Jeremy Seabrook, an independent writer, journalist, and chronicler of the human condition who has long had an interest in South Asia, probing especially the lives of those who inhabit India’s slums and Muslim ghettos, turns his attention in his most recent book to the workers of Bangladesh’s garment industries who clothe the world but, like the weavers of Bengal in colonial India, barely have enough to cover their own nakedness. The book takes its title from Thomas Hood’s elegy on the women workers in Lancashire’s textile mills, “The Song of the Shirt” (1843):  working “in poverty, hunger, and dirt,” moving their fingers to the command of “Stich! Stich! Stich!”, they sowed at once, “with a double thread, A Shroud as well as a Shirt.”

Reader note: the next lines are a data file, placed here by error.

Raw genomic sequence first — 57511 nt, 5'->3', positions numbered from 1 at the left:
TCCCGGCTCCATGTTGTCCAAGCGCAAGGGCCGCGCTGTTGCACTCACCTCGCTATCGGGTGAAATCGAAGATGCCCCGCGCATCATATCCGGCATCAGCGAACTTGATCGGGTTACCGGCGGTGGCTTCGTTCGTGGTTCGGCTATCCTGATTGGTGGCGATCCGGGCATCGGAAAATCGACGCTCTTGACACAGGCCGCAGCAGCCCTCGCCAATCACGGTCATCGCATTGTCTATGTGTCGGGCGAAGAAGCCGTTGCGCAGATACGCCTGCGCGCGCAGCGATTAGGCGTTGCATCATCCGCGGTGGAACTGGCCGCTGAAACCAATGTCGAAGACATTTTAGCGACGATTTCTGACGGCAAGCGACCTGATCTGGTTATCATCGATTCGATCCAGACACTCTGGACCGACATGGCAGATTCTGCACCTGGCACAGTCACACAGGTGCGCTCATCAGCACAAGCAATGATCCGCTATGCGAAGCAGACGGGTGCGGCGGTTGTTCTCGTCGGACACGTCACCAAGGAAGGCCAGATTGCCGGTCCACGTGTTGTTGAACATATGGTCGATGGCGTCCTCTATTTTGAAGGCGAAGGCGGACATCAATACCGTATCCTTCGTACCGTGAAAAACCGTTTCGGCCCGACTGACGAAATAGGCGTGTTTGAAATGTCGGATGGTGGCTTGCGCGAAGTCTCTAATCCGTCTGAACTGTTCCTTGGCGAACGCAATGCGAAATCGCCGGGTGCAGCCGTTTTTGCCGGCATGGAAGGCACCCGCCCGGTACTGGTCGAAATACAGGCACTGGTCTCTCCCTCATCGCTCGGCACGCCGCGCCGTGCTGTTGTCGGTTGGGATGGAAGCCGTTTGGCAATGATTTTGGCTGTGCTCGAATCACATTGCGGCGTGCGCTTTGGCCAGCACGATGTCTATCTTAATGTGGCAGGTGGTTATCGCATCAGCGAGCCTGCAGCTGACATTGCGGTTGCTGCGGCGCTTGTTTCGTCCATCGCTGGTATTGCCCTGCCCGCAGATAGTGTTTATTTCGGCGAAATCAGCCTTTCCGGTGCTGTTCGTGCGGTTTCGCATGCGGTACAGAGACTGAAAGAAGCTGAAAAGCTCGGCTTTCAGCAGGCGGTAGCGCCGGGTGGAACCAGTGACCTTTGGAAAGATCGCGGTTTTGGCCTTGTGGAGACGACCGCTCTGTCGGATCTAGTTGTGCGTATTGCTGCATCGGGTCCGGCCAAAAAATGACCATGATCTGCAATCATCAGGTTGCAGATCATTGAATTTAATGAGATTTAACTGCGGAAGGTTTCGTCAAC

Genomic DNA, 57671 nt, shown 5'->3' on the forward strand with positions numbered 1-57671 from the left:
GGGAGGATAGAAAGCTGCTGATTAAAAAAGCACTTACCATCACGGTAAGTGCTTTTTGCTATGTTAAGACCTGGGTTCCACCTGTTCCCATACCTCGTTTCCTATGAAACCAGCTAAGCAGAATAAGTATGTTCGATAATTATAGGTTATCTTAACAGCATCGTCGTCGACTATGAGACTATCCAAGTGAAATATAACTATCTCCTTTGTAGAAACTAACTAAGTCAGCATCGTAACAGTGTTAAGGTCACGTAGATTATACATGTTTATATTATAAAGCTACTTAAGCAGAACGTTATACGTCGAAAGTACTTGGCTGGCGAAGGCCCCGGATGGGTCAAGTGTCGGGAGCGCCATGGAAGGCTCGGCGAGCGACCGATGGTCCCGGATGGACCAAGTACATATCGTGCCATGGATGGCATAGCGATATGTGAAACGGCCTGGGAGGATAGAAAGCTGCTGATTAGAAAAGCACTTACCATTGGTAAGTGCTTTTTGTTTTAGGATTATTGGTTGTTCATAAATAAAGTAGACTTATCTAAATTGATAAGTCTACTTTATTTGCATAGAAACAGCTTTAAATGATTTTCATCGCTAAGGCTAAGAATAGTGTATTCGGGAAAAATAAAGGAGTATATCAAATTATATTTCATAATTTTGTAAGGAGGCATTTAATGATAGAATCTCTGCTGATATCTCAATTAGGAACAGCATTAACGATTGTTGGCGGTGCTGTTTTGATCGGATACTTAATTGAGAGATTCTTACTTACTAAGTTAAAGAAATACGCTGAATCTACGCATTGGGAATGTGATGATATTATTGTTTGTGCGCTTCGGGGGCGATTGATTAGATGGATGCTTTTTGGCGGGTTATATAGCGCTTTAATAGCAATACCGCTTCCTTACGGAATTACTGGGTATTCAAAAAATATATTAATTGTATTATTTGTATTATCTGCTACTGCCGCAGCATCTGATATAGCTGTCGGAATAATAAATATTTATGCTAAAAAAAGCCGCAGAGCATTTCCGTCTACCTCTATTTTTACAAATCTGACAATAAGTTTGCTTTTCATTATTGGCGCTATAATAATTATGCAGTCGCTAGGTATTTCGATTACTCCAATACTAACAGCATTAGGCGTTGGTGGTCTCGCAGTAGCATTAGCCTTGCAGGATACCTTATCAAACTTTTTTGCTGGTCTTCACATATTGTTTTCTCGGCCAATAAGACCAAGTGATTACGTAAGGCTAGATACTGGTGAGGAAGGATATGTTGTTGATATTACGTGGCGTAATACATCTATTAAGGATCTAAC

If Bangladesh has emerged at all in the news in recent years, it is on account of the disasters that have befallen its garment industry, none as calamitous as the collapse of the Rana Plaza commercial building under whose debris over 1,100 people were left dead.  Seabrook’s book is a searing indictment of the callousness of factory owners and others in the global system of the circulation of capital who are complicit in creating miserable working conditions for those employed in Bangladesh’s largest and most profitable industrial venture.  Yet it is also an extraordinary tribute to the workers who pile into Dhaka and other centers of the garment industry from all corners of the country.  Their lives are sketched not so much in detail as in poignantly suggestive prose.  Do people flee to that “washed out concrete jungle” that is called Dhaka, which Seabrook unflinchingly describes as one of the world’s ugliest cities, to escape the narrowing of human possibilities that Marx sought to capture in his brutal condemnation of the “idiocy of the rural countryside”?  One might suppose that it is the aspiration to become something in life, or merely to earn a livelihood, that brings people to the city from the interior, but what would then make the story of Bangladesh so distinct?